Apartment rental prices in large cities (and even in some smaller ones) are climbing rapidly into the “not at all possible” range. Many people are living in spaces which previously would have been considered way too small. MIT’s Media Lab’s Changing Places group has invented a completely ingenious way to make a minuscule 200 square foot apartment into a palace by comparison.
The group’s CityHome is a sort of room within a room; it is essentially a box that fits inside an apartment and contains everything you need to make your apartment comfortable. It is controlled via a series of gestures, voice commands, and touches which extend and retract different elements of the cube. Turn the tiny closet-sized structure into a comfy bedroom by gesturing for the bed to roll out. Put the bed away and pull out a long table that can seat six.
Other features include an extending kitchen counter and a large work desk. When you’re having company over and want to create a certain atmosphere, special apps can program colored light shows that would be the perfect atmosphere for a party. And although it’s tiny, the CityHome contains enough storage to keep all of your stuff organized – provided you don’t have too much stuff.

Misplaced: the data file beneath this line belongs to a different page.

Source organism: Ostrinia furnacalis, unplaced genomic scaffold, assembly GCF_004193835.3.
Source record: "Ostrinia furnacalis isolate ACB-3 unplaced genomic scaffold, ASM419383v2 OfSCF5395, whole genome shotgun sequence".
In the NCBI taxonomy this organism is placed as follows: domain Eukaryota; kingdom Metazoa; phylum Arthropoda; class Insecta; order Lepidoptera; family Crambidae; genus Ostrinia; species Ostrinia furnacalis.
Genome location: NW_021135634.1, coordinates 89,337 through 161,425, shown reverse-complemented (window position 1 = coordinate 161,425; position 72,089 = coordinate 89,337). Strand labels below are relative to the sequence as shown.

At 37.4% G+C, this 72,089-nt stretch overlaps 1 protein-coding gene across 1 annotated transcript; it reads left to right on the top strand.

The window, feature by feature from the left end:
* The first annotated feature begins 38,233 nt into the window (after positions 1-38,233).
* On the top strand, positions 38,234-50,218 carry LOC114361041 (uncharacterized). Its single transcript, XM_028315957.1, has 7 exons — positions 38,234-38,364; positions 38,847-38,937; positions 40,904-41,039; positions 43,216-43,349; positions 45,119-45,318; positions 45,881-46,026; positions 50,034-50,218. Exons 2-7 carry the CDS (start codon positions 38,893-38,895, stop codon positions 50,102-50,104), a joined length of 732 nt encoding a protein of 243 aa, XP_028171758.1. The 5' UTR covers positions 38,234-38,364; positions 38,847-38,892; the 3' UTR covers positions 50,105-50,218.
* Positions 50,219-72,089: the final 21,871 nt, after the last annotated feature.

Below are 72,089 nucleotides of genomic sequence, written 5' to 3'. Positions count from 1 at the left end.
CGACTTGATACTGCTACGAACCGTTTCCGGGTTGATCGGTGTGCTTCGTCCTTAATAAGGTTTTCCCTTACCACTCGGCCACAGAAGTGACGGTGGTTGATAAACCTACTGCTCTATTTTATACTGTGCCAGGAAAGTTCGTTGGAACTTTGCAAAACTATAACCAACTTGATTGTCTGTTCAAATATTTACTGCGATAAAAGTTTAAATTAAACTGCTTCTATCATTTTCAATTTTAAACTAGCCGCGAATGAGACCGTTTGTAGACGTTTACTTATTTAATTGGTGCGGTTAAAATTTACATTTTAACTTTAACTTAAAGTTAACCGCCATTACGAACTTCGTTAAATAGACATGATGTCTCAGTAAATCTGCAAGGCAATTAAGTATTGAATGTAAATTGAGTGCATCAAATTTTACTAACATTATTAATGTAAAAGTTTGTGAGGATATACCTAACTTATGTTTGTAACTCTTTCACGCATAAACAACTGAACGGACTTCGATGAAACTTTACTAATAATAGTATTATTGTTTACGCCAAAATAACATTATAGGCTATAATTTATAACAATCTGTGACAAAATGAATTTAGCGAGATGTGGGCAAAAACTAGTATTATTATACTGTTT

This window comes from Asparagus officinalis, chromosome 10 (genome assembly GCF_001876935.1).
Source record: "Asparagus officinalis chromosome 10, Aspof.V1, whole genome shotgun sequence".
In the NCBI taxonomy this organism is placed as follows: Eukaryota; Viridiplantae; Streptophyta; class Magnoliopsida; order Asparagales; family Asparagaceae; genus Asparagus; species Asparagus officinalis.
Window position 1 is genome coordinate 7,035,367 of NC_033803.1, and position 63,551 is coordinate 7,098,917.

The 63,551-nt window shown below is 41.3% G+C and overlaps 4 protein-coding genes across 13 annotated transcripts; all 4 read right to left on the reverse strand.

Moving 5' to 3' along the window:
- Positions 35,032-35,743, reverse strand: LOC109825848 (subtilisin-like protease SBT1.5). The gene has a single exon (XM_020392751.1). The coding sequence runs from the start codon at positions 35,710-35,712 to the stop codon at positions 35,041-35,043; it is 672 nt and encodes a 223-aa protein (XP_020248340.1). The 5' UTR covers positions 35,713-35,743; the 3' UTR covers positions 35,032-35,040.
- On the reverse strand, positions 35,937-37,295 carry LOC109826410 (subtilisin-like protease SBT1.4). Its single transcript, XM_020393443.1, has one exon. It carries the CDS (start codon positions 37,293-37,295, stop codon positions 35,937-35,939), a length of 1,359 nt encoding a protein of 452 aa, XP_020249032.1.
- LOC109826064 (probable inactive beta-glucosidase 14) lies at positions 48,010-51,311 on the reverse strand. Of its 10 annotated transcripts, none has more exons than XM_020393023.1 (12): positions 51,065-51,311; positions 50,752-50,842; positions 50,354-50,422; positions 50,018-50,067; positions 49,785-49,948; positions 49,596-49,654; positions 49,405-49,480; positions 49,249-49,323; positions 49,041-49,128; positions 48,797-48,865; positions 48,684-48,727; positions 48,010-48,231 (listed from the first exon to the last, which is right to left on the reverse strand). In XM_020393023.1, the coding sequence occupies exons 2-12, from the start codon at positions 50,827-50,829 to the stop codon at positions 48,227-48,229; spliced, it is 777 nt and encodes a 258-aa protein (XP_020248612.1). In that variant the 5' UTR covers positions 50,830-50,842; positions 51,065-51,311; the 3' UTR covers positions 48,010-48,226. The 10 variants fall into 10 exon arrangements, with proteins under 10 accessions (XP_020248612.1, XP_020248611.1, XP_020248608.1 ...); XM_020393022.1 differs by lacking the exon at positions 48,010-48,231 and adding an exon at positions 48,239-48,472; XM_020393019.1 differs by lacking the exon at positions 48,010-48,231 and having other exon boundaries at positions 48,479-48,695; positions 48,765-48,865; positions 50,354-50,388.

Maybe the most interesting part of the CityHome is its ability to slide as a complete unit. It moves a few feet in one direction to double the size of your bathroom, then moves back the other way to increase the size of the living area. With rental prices approaching $1,000 per square foot in some cities, the CityHome could be the answer for young professionals or students who want to live comfortably, but without feeling like they are stuffed into a shoe box.
“We demonstrate how the CityHome, which has a very small footprint, can function as an apartment two to three times that size. This is achieved through a transformable wall system which integrates furniture, storage, exercise equipment, lighting, office equipment, and entertainment systems.”
“One potential scenario for the CityHome is where the bedroom transforms to a home gym, the living room to a dinner party space for 14 people, a suite for four guests, two separate office spaces plus a meeting space, or an a open loft space for a large party. Finally, the kitchen can either be open to the living space, or closed off to be used as a catering kitchen. Each occupant engages in a process to personalize the precise design of the wall units according to his or her unique activities and requirements.”